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Independents' Day

Can we safely ignore borderline D-dimer?

QIs it safe to ignore a mildly raised

D-dimer?

AVenous thromboembolism (VTE) is common, with annual incidence of one in 1,000 and a fatality rate of

5 per cent. Elevated plasma D-dimers, cross-linked fibrin derivatives above 500ng/ml, are sensitive markers for thrombosis within the preceding week. But various physiological and pathological states increase D-dimers, including pregnancy, age over 70, post-operative, inflammation, infection, cancer and renal failure.

So this test is non-specific and cannot alone be used to confirm VTE, which requires compression ultrasound, ascending venography, VQ scan or pulmonary arteriography. Fortunately, studies confirm the value of the pre-test probability score, assigning one point each to the presence of active cancer, lower limb immobilisation, bedridden for more than three days, major surgery less than four weeks ago, vein tenderness, entire leg swelling, calf-swelling larger than 3cm, pitting oedema, collateral veins.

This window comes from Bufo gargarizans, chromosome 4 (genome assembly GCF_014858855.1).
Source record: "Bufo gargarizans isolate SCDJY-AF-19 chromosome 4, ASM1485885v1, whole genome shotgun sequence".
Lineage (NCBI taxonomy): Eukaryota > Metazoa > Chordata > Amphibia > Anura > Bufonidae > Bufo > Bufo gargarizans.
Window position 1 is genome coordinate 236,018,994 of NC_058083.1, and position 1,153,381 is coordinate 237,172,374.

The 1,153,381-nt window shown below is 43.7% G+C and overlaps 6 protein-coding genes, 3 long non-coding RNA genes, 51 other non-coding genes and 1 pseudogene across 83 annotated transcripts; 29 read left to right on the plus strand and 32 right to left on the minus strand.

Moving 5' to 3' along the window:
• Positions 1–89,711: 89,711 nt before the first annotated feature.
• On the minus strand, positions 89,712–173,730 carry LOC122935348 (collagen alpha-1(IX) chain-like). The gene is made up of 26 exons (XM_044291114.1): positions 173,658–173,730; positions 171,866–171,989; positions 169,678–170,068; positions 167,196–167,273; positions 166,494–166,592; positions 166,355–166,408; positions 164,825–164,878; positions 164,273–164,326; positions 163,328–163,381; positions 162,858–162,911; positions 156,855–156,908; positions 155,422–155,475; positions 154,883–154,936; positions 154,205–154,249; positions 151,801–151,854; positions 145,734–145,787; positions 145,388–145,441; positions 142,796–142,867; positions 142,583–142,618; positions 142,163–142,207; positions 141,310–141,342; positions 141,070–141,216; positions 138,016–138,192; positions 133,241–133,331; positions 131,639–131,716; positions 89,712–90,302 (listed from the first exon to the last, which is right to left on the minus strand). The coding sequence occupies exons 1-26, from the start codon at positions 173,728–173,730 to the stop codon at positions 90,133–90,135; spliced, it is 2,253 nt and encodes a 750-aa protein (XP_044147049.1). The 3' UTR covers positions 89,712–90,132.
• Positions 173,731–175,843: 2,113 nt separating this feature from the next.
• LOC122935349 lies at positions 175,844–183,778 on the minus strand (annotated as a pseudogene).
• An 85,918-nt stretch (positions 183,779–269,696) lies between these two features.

A score of one or two points indicates moderate probability, with three points indicating high probability of VTE. The incidence may be 20 per cent in patients with a high pre-test probability score and 'negative' D-dimers less than 500ng/ml, so D-dimers alone cannot exclude VTE.

Recent VTE can be excluded with low pre-test probability score and 'negative' D-dimers (incidence <1 per="" cent).="" it="" is="" safe="" to="" omit="" imaging="" tests="" and="" anticoagulant="" treatment="" in="" such="" patients.="" pregnant="" women="" or="" patients="" with="" previous="" vte="" should="" be="" referred="" for="" imaging.="" when="" in="" doubt="" treat="" the="" patient,="" not="" the="" d-dimer="">

Dr Frank Rugman, consultant clinical haematologist, Lancashire Teaching Hospitals NHS Trust, and associate lecturer, Open University

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